The Baker administration withheld a crucial permit from Wynn Resorts earlier this month after accusing the MBTA of improperly selling land to the casino company — a rare interagency dispute that spilled into the public eye.
Now, the state Department of Transportation says it’s getting close to a solution to the botched land sale in Everett: Spokesman Michael Verseckes said his agency is working with Wynn to finalize a plan to put the land in escrow until after the environmental process is done.
The escrow concept is one of two options that Matthew Beaton, Governor Charlie Baker’s energy and environmental affairs secretary, outlined on April 3 when he declined to issue a Massachusetts Environmental Policy Act approval for the project. Beaton wrote that the MBTA should not have sold the 1.75 acres before his environmental review was complete.
The other alternative Beaton mentioned: Reverse the $6 million transfer.
A spokesman for Nevada-based Wynn declined to comment, other than to say the company is working through the elements raised in Beaton’s letter. Other issues in the letter: traffic at nearby Sullivan Square in Charlestown and the level of Wynn subsidies for the Orange Line.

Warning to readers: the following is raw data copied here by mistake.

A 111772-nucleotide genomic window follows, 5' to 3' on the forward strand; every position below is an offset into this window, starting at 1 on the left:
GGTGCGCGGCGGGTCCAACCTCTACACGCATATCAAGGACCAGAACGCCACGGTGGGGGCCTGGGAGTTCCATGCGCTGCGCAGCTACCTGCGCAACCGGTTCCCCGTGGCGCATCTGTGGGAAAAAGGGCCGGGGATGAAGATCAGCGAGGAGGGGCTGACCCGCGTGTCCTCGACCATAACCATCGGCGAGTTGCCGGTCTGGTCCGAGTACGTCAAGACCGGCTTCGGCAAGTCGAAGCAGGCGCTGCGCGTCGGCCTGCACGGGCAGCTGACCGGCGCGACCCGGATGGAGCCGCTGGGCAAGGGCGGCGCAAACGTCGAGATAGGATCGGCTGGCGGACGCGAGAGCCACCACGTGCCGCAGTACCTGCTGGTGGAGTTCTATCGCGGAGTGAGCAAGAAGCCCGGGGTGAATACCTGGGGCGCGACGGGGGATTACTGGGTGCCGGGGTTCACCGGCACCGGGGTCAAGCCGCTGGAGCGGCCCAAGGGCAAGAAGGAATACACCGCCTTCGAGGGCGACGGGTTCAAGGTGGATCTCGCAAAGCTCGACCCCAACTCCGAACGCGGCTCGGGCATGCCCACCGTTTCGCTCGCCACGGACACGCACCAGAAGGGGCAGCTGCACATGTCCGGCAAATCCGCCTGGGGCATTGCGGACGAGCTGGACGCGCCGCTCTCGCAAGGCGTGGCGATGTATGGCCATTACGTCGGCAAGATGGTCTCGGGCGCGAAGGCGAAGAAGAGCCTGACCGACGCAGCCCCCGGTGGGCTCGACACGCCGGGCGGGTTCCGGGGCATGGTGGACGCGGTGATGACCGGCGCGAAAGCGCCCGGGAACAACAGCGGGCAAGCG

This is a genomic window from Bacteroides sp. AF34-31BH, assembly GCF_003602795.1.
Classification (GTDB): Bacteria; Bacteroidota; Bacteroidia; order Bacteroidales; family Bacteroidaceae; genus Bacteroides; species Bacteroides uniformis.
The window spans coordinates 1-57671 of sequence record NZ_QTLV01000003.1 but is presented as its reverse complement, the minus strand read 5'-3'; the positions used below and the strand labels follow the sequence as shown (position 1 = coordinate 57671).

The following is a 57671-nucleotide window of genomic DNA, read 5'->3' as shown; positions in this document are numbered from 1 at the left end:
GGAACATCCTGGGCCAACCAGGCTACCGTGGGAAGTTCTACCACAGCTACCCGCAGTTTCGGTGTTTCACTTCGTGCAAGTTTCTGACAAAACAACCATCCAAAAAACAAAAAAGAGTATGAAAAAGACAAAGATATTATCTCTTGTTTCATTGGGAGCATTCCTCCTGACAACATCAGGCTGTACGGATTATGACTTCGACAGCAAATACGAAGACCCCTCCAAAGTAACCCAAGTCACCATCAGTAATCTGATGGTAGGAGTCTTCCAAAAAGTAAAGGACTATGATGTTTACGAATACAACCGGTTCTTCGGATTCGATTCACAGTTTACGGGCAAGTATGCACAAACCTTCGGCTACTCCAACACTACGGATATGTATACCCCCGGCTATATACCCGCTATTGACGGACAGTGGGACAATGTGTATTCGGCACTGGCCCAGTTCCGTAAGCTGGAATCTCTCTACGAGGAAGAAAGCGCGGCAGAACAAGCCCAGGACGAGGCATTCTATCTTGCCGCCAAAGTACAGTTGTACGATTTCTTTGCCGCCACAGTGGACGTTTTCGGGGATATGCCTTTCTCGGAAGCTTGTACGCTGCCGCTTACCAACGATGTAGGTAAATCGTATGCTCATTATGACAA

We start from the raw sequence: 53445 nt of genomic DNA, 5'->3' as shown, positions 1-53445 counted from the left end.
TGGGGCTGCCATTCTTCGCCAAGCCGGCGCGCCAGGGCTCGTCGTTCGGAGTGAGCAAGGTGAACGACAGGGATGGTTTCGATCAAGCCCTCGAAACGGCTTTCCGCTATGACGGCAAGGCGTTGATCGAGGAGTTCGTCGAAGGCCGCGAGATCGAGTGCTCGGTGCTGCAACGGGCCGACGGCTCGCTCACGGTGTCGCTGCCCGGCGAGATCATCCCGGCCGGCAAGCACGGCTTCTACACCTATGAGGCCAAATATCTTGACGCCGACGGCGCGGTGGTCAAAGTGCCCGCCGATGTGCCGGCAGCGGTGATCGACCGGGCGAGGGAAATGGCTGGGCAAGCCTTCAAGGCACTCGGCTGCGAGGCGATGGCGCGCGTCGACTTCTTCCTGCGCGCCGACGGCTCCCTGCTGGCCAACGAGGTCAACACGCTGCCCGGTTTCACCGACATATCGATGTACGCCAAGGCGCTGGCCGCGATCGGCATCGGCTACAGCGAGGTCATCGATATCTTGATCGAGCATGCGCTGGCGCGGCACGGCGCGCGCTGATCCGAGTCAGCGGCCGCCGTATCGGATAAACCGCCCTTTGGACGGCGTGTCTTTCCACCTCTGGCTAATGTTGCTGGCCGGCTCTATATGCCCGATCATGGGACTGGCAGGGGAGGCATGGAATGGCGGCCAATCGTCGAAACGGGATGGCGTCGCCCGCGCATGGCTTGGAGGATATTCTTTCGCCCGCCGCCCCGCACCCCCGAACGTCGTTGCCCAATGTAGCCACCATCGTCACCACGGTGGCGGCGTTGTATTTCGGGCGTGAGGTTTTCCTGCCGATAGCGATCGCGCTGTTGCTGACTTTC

Putting public land into escrow after it has already been sold is an unusual move, said Melanie Hagopian, an Arlington attorney who specializes in real estate and land-use law. “I’ve been practicing for 30 years and I’ve not seen it happen,” Hagopian said.
Verseckes said this is the first time the DOT or the MBTA has put together an escrow agreement like this. It would stipulate that Wynn must deed the property back to the MBTA if the environmental review is not successfully completed, he said. Likewise, if that happens, the MBTA’s $6 million would revert back to the developer.
Wynn wanted part of the MBTA bus repair property to use as a main entrance for the casino property, one that avoids going through the Boston city border, which extends to the Everett side of the Mystic River. By not crossing into the city, Wynn would give the city of Boston far less power over the project. A second entrance would also go through some of the property the MBTA sold.
The MBTA reached a plan to sell the land to Wynn for $6 million last summer and then put the property up for sale publicly to see if any bidders would be willing to beat that offer. The MBTA concluded the process after no bidders came forward.
Hagopian said it doesn’t appear the rules of public land disposition were followed. “Assuming there was no interest by a public authority, it should have gone out to bid publicly in a process that didn’t favor any one private entity,” she said.
In an October 2013 memo, then-transportation secretary Richard Davey suggested the value to the MBTA of a Wynn proposal would be $30 million. At the time, Wynn was considering paying for improvements to the MBTA site, including the construction of a parking garage. That $30 million figure, according to Verseckes, included the value of those improvements at the MBTA site that Wynn would have funded and more land than what was eventually sold.
In September, the Massachusetts Gaming Commission chose Wynn’s project over Mohegan Sun’s rival plan to build a casino at Suffolk Downs.